It is certain our Toil was very great, for we were oblig'd to row in the Canoe, to help our Indians to, stem the Current of the River, because we were going up, and it was very strong and rapid; we were often necessitated

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to land, and sometimes to travel over miry Lands, where we sunk up half way the Leg; other Times over burning Sands, which scorch'd our Feet having no Shoes or else over Splinters of Wood, which ran into the Soles of our Feet; and when we were come to the resting Place, we were to provide Fuel to dress our Meat and provide all Things for our Indians who would not have done so much as go fetch a Cup of Water, tho' we were on the Bank of the River, and yet we were happy enough in having them.

We proceeded on, continually undergoing the same Toil, till the Seventh, when, we saw the first Bullock, we had met on our Way, since our coming among the Accancea's. The Indians, who had a great Mind to eat Flesh, made a Sign to me, to go kill it. I pursu'd and Shot, but it did not fall, the Indians ran after, kill'd, and came to tell us it must be parch'd, or dry'd, which was accordingly done. I must here take Notice of a Ceremony our Indians perform'd, when they came near the Bullock, before they slead him.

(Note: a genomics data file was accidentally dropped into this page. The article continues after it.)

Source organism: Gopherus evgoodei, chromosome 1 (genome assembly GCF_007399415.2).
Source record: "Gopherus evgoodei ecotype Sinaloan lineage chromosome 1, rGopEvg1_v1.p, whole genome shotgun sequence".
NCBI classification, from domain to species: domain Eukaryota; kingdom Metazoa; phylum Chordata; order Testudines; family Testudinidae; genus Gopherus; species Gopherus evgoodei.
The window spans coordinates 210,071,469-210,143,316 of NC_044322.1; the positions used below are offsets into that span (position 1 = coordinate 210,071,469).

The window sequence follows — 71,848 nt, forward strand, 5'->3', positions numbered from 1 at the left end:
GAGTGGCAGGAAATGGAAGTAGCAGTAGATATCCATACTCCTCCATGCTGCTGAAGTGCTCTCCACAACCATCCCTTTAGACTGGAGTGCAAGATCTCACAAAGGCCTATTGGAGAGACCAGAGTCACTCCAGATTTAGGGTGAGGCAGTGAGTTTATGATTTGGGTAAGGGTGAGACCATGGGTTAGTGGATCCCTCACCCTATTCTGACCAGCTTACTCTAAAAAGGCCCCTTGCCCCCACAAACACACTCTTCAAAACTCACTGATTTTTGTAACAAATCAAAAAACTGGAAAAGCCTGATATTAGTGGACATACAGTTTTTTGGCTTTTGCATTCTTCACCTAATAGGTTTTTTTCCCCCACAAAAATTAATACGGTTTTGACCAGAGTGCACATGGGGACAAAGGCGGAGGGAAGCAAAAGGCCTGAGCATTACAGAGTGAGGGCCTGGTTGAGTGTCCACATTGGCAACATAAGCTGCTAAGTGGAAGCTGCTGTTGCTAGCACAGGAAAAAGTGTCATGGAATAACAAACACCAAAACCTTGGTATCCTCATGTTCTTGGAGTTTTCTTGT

In the first Place, they adorn'd his with some Swans and Bustards down, dy'd red and put some Tabacco Into his Nostrils, and between the Clefts of the Hoofs. When they had slead him, they cut out the Tongue, and put a Bit of Tabacco into its Place; then they stuck two Wooden Forks into the Ground, laid a Stick across them, on which they placid several Slices of the Flesh, in the Nature of an Offering. The Ceremony being ended, we parch'd or dry'd the best Parts of the Beast and proceeded on our journey.